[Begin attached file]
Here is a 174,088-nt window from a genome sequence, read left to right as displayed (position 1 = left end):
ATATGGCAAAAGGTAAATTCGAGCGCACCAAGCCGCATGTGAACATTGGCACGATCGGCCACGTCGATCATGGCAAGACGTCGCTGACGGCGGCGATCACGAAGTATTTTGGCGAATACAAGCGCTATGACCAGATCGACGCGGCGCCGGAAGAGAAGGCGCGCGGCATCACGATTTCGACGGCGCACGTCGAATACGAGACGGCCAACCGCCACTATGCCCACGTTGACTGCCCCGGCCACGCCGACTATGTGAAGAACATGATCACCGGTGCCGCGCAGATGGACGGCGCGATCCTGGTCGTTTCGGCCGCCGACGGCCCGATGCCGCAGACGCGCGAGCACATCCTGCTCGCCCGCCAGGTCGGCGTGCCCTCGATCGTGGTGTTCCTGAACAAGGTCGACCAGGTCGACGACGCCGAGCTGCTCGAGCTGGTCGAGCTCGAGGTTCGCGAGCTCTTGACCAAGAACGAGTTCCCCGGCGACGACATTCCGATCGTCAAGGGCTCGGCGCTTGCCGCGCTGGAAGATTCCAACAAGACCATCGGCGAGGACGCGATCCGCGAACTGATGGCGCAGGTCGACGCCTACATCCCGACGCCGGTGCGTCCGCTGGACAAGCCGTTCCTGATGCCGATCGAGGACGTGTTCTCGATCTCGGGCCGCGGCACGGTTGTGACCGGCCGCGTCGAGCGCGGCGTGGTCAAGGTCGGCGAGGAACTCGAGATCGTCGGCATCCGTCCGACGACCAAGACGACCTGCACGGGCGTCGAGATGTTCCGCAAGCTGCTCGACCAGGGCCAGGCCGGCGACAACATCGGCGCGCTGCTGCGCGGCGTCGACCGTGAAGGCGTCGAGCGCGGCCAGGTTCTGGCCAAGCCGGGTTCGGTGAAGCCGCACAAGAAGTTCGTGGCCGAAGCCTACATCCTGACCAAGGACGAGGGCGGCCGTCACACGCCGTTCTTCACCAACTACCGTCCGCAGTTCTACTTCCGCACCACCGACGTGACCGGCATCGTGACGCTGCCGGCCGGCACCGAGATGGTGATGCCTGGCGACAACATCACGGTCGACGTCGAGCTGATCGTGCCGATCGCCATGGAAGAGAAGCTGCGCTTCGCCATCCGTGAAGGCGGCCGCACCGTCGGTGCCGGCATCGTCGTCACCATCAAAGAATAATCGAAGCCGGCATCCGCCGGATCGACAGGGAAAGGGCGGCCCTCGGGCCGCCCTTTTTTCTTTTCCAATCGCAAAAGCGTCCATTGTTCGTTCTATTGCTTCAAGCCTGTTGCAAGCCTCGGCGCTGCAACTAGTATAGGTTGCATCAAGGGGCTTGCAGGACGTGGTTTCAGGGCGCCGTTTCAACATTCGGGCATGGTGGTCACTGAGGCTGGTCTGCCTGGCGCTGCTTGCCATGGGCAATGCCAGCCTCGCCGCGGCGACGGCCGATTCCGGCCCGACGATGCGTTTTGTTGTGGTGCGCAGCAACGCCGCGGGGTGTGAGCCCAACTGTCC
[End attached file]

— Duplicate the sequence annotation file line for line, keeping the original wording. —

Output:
Here is a 174,088-nt window from a genome sequence, read left to right as displayed (position 1 = left end):
ATATGGCAAAAGGTAAATTCGAGCGCACCAAGCCGCATGTGAACATTGGCACGATCGGCCACGTCGATCATGGCAAGACGTCGCTGACGGCGGCGATCACGAAGTATTTTGGCGAATACAAGCGCTATGACCAGATCGACGCGGCGCCGGAAGAGAAGGCGCGCGGCATCACGATTTCGACGGCGCACGTCGAATACGAGACGGCCAACCGCCACTATGCCCACGTTGACTGCCCCGGCCACGCCGACTATGTGAAGAACATGATCACCGGTGCCGCGCAGATGGACGGCGCGATCCTGGTCGTTTCGGCCGCCGACGGCCCGATGCCGCAGACGCGCGAGCACATCCTGCTCGCCCGCCAGGTCGGCGTGCCCTCGATCGTGGTGTTCCTGAACAAGGTCGACCAGGTCGACGACGCCGAGCTGCTCGAGCTGGTCGAGCTCGAGGTTCGCGAGCTCTTGACCAAGAACGAGTTCCCCGGCGACGACATTCCGATCGTCAAGGGCTCGGCGCTTGCCGCGCTGGAAGATTCCAACAAGACCATCGGCGAGGACGCGATCCGCGAACTGATGGCGCAGGTCGACGCCTACATCCCGACGCCGGTGCGTCCGCTGGACAAGCCGTTCCTGATGCCGATCGAGGACGTGTTCTCGATCTCGGGCCGCGGCACGGTTGTGACCGGCCGCGTCGAGCGCGGCGTGGTCAAGGTCGGCGAGGAACTCGAGATCGTCGGCATCCGTCCGACGACCAAGACGACCTGCACGGGCGTCGAGATGTTCCGCAAGCTGCTCGACCAGGGCCAGGCCGGCGACAACATCGGCGCGCTGCTGCGCGGCGTCGACCGTGAAGGCGTCGAGCGCGGCCAGGTTCTGGCCAAGCCGGGTTCGGTGAAGCCGCACAAGAAGTTCGTGGCCGAAGCCTACATCCTGACCAAGGACGAGGGCGGCCGTCACACGCCGTTCTTCACCAACTACCGTCCGCAGTTCTACTTCCGCACCACCGACGTGACCGGCATCGTGACGCTGCCGGCCGGCACCGAGATGGTGATGCCTGGCGACAACATCACGGTCGACGTCGAGCTGATCGTGCCGATCGCCATGGAAGAGAAGCTGCGCTTCGCCATCCGTGAAGGCGGCCGCACCGTCGGTGCCGGCATCGTCGTCACCATCAAAGAATAATCGAAGCCGGCATCCGCCGGATCGACAGGGAAAGGGCGGCCCTCGGGCCGCCCTTTTTTCTTTTCCAATCGCAAAAGCGTCCATTGTTCGTTCTATTGCTTCAAGCCTGTTGCAAGCCTCGGCGCTGCAACTAGTATAGGTTGCATCAAGGGGCTTGCAGGACGTGGTTTCAGGGCGCCGTTTCAACATTCGGGCATGGTGGTCACTGAGGCTGGTCTGCCTGGCGCTGCTTGCCATGGGCAATGCCAGCCTCGCCGCGGCGACGGCCGATTCCGGCCCGACGATGCGTTTTGTTGTGGTGCGCAGCAACGCCGCGGGGTGTGAGCCCAACTGTCC